30. van Heijst A, Liem D, Hopman J, van der Staak F, Sengers R. Oxygenation and hemodynamics in left and right cerebral hemispheres during induction of veno-arterial extracorporeal membrane oxygenation. J Pediatr. 2004;144(2):223–8.

    Article  Google Scholar 

  31. Papademetriou M, Tachtsidis I, Elliott MJ, Hoskote A, Elwell CE. Wavelet cross-correlation to investigate regional variations in cerebral oxygenation in infants supported on extracorporeal membrane oxygenation. Adv Exp Med Biol. 2013;765:203–9.

    CAS  Article  Google Scholar 

  32. Robba C, Santori G, Czosnyka M, Corradi F, Citerio G. Optic nerve sheath diameter: the next steps. Intensive Care Med. 2019.

    Article  PubMed  PubMed Central  Google Scholar 

  33. Robba C, Cardim D, Czosnyka M, Abecasis F, Pezzato S, Buratti S, et al. Ultrasound non-invasive intracranial pressure assessment in paediatric neurocritical care: a pilot study. Childs Nerv Syst. 2019;36(1):117–24.

    Article  Google Scholar 

Download references



Author information

Authors and Affiliations



The study concept and design were given by NJ, PB, AC and PLL. Data acquisition was performed by NJ, EB, SP, AM, JML, AC, PB, MC and PS. Data analysis was performed by NJ, EB, MC and PS. NJ prepared the first draft of the manuscript. Interpretation of the data was done by NJ, EB, SP, AM, CR, JML, AC, PB, MC, PLL and PS. All authors provided critical feedback of the manuscript and approved the final version.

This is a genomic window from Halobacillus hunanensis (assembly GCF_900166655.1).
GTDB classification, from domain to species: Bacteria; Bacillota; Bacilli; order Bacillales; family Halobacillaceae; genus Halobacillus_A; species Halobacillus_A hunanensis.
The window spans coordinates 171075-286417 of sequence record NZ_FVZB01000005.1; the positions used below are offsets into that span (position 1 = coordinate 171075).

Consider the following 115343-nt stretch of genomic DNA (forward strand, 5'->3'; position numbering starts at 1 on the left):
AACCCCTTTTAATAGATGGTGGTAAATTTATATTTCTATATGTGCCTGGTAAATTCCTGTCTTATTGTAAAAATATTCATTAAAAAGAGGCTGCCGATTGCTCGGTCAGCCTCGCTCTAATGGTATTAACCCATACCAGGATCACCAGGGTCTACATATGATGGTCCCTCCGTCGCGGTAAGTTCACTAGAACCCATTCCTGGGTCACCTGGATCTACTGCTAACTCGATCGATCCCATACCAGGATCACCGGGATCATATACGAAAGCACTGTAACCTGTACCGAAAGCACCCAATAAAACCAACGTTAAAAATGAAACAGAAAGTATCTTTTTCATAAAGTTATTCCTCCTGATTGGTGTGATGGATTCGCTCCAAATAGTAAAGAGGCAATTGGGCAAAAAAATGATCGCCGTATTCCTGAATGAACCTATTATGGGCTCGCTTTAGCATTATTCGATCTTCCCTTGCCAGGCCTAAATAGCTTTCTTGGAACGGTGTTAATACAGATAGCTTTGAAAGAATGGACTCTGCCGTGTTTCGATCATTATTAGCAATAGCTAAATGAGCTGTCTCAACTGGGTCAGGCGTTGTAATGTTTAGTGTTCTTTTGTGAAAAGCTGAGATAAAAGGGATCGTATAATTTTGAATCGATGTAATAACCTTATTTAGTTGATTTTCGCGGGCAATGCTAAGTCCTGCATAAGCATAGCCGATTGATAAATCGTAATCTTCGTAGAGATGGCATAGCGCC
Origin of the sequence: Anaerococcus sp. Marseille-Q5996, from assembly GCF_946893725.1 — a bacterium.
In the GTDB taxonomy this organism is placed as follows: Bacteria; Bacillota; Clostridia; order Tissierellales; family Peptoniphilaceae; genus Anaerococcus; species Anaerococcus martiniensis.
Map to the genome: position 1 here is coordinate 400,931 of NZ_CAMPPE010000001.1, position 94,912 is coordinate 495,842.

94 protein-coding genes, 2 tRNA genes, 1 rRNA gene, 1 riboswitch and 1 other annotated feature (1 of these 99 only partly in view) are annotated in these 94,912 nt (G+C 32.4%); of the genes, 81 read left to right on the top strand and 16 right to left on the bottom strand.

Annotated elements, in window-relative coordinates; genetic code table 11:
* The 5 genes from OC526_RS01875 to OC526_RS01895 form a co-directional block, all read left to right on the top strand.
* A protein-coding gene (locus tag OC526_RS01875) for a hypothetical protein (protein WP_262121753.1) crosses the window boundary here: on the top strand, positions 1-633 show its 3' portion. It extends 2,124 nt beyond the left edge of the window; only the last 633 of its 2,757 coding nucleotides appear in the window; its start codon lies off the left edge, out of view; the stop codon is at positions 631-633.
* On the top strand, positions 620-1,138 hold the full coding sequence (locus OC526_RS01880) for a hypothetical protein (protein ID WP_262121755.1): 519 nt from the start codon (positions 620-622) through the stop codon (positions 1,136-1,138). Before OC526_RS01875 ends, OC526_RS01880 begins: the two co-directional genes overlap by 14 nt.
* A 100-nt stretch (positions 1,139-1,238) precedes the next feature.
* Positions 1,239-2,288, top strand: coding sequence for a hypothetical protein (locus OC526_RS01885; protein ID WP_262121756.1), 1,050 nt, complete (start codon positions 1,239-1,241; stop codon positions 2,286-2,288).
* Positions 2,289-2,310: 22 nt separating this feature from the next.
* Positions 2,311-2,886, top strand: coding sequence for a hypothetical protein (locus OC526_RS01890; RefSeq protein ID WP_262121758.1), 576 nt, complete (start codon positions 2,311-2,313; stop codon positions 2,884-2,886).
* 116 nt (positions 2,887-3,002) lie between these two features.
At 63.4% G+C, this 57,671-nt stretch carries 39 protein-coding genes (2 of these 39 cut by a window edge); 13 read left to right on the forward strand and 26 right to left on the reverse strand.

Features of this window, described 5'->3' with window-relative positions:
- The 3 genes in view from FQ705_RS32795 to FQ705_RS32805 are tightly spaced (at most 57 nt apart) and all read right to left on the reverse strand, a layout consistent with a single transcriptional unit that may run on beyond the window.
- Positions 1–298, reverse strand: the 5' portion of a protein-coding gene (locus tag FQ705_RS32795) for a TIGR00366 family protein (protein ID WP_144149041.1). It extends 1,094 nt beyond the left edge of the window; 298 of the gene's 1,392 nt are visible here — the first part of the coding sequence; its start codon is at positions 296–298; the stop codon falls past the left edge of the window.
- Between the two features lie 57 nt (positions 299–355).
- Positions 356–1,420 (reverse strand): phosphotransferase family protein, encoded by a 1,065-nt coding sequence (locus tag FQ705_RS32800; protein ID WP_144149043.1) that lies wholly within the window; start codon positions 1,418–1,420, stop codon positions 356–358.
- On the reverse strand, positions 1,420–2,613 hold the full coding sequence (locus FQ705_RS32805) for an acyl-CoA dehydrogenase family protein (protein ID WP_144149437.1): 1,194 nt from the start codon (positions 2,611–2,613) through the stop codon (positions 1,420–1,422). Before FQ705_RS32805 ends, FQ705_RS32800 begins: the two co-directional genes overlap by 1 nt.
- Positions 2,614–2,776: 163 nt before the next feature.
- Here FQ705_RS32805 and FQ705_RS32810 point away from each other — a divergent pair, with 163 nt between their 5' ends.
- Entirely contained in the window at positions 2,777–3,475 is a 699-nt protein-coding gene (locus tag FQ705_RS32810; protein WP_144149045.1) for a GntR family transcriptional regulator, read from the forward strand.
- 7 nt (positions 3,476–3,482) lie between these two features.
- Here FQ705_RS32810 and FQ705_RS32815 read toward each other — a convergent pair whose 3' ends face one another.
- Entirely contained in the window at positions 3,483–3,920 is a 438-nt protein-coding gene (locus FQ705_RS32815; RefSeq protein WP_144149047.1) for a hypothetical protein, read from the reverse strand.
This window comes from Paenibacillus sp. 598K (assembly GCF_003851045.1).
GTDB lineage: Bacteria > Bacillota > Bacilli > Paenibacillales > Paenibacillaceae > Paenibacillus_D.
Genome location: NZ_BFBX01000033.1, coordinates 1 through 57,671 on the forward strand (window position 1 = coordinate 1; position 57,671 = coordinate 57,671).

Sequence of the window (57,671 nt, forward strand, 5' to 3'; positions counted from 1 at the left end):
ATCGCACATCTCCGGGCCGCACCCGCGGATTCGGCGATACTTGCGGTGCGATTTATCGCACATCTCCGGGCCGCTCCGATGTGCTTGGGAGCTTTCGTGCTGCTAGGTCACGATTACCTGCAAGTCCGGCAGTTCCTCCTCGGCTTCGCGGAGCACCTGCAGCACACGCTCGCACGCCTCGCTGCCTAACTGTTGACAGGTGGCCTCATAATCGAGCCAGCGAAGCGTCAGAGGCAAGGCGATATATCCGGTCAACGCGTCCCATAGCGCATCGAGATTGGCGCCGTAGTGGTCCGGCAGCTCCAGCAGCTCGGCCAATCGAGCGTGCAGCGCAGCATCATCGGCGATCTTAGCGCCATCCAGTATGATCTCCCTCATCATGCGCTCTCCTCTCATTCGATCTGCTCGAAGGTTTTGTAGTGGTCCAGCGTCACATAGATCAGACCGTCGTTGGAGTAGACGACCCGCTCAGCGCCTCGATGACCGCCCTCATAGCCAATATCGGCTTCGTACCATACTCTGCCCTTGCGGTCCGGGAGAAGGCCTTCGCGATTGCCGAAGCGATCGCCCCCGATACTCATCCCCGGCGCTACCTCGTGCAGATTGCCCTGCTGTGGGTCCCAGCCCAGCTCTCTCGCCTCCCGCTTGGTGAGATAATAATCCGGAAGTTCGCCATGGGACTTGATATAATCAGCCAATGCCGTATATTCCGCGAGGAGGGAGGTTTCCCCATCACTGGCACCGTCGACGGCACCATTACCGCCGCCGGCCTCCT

Corresponding author

Correspondence to Nicolas Joram.

Ethics declarations

Conflict of Interest

Joram has nothing to disclose. Beqiri has nothing to disclose. Pezzato has nothing to disclose. Moscatelli has nothing to disclose. Robba has nothing to disclose. Liet has nothing to disclose. Chenouard has nothing to disclose. Bourgoin has nothing to disclose. Czosnyka reports personal fees from Cambridge Enterprise Ltd, UK, during the conduct of the study. Léger has nothing to disclose. Smielewski reports and receives part of licensing fees for the brain monitoring software ICM+ (Cambridge Enterprise Ltd, Cambridge, UK) used in this project.

Ethical Approval/Informed Consent

The study was approved by the local Ethics Committees. Information of the parents was provided before inclusion.

Trial Registration (NCT04282525, February 21, 2020)

Additional information

Publisher's Note

Springer Nature remains neutral with regard to jurisdictional claims in published maps and institutional affiliations.

Electronic supplementary material

Below is the link to the electronic supplementary material.


Supplemental Digital Content-table 1. Autoregulation parameters during ECMO run according to the type of cannulation (DOC 39 kb)

Rights and permissions

Reprints and Permissions

About this article

Verify currency and authenticity via CrossMark

Cite this article

Joram, N., Beqiri, E., Pezzato, S. et al. Continuous Monitoring of Cerebral Autoregulation in Children Supported by Extracorporeal Membrane Oxygenation: A Pilot Study. Neurocrit Care 34, 935–945 (2021).

Download citation

  • Received:

  • Accepted:

  • Published:

  • Issue Date:

  • DOI:


  • ECMO
  • Cerebral autoregulation
  • Acute neurological event
  • Children